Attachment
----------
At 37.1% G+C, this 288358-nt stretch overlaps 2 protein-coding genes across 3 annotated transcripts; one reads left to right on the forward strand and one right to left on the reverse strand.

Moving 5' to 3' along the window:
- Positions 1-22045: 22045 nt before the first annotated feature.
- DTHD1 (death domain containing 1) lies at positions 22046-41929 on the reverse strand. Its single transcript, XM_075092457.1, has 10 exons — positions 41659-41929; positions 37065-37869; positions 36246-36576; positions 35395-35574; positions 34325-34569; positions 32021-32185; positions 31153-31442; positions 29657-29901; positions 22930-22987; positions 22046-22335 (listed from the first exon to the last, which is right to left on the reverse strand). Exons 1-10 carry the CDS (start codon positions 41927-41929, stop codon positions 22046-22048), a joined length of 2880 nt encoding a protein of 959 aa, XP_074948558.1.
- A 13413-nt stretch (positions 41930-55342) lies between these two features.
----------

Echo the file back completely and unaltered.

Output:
At 37.1% G+C, this 288358-nt stretch overlaps 2 protein-coding genes across 3 annotated transcripts; one reads left to right on the forward strand and one right to left on the reverse strand.

Moving 5' to 3' along the window:
- Positions 1-22045: 22045 nt before the first annotated feature.
- DTHD1 (death domain containing 1) lies at positions 22046-41929 on the reverse strand. Its single transcript, XM_075092457.1, has 10 exons — positions 41659-41929; positions 37065-37869; positions 36246-36576; positions 35395-35574; positions 34325-34569; positions 32021-32185; positions 31153-31442; positions 29657-29901; positions 22930-22987; positions 22046-22335 (listed from the first exon to the last, which is right to left on the reverse strand). Exons 1-10 carry the CDS (start codon positions 41927-41929, stop codon positions 22046-22048), a joined length of 2880 nt encoding a protein of 959 aa, XP_074948558.1.
- A 13413-nt stretch (positions 41930-55342) lies between these two features.